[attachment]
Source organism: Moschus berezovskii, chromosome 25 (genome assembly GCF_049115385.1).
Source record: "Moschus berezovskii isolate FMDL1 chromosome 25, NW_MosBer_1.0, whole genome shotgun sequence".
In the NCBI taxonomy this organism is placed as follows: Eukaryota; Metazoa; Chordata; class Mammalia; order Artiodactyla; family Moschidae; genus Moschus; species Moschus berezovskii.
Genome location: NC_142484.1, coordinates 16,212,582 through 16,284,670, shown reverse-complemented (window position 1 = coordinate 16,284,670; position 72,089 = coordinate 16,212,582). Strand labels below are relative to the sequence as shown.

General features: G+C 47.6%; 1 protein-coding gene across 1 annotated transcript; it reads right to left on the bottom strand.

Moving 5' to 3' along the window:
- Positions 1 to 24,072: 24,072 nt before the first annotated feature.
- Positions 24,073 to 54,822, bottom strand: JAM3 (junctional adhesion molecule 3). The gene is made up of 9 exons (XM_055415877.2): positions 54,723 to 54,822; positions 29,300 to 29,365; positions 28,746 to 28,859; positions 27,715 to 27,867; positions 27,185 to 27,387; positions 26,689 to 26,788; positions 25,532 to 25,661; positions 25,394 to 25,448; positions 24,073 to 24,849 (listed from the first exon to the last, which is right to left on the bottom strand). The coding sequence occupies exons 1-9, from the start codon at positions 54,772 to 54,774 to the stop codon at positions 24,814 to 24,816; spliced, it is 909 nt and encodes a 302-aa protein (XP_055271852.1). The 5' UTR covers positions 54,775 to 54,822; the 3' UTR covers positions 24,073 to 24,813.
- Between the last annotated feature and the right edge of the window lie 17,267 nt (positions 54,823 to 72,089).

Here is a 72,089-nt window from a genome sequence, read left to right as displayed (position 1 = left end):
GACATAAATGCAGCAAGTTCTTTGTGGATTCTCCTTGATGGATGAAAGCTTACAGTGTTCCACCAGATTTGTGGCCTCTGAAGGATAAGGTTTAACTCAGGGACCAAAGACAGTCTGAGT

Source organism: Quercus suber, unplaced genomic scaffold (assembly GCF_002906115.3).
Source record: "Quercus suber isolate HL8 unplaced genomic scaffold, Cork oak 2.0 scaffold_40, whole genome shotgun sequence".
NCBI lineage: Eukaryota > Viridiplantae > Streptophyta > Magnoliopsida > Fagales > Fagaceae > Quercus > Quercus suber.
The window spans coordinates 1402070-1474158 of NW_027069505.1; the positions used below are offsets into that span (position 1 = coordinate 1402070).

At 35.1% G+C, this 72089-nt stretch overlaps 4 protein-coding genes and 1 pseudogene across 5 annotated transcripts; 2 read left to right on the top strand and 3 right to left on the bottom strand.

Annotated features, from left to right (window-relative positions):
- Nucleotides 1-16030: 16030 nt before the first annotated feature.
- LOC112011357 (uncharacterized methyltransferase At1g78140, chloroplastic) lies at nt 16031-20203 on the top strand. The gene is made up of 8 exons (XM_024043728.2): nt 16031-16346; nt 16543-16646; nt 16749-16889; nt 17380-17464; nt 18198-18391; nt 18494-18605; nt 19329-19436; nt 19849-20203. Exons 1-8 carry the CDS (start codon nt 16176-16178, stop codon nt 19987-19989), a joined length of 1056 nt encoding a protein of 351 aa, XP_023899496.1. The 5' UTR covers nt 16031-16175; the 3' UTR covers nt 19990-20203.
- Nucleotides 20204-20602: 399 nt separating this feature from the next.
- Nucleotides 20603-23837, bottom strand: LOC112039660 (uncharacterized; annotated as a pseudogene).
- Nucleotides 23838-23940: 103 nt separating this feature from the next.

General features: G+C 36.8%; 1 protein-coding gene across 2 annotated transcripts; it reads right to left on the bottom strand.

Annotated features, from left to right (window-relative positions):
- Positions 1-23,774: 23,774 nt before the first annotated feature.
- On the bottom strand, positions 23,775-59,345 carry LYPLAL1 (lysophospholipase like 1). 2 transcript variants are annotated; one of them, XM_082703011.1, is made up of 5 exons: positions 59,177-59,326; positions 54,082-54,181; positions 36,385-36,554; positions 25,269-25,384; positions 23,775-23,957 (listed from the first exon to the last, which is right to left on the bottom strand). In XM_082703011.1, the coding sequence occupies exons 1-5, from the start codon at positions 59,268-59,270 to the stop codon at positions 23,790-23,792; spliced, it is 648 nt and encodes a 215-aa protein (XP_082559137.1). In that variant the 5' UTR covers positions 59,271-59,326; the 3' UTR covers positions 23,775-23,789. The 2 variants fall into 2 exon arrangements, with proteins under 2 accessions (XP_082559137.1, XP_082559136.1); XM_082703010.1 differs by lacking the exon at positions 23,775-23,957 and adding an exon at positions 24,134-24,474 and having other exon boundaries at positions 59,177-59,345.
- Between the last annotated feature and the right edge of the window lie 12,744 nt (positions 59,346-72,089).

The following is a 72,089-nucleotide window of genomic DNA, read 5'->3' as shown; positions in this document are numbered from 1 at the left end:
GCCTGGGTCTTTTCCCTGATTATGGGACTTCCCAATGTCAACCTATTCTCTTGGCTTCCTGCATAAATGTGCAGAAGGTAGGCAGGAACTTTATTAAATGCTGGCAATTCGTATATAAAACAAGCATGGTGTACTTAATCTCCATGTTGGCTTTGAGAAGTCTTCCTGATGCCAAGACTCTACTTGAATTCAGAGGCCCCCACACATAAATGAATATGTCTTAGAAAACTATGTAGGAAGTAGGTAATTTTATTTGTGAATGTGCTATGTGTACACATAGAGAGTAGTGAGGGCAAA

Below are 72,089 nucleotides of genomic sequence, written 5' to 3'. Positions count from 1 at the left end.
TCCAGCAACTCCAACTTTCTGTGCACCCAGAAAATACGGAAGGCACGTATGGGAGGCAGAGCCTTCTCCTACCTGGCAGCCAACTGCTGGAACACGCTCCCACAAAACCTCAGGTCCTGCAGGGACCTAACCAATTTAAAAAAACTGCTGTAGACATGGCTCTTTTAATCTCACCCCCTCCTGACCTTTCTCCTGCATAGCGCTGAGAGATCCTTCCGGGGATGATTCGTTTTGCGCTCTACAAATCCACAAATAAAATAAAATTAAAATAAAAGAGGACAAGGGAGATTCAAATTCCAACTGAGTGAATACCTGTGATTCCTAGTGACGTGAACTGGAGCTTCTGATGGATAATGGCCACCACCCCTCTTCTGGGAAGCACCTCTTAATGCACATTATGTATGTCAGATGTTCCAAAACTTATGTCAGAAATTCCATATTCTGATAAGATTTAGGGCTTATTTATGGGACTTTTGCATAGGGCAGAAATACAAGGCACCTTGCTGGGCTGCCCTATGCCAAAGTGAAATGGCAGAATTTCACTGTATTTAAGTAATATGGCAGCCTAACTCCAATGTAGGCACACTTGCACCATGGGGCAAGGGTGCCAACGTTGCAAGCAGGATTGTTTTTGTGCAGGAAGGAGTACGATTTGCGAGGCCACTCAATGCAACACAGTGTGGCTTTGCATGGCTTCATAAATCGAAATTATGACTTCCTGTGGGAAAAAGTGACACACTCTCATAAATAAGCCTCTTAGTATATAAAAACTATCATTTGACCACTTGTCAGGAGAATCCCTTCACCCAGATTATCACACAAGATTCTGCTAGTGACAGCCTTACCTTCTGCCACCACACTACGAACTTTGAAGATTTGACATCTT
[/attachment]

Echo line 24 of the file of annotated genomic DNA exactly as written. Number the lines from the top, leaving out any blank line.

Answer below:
Annotated features, from left to right (window-relative positions):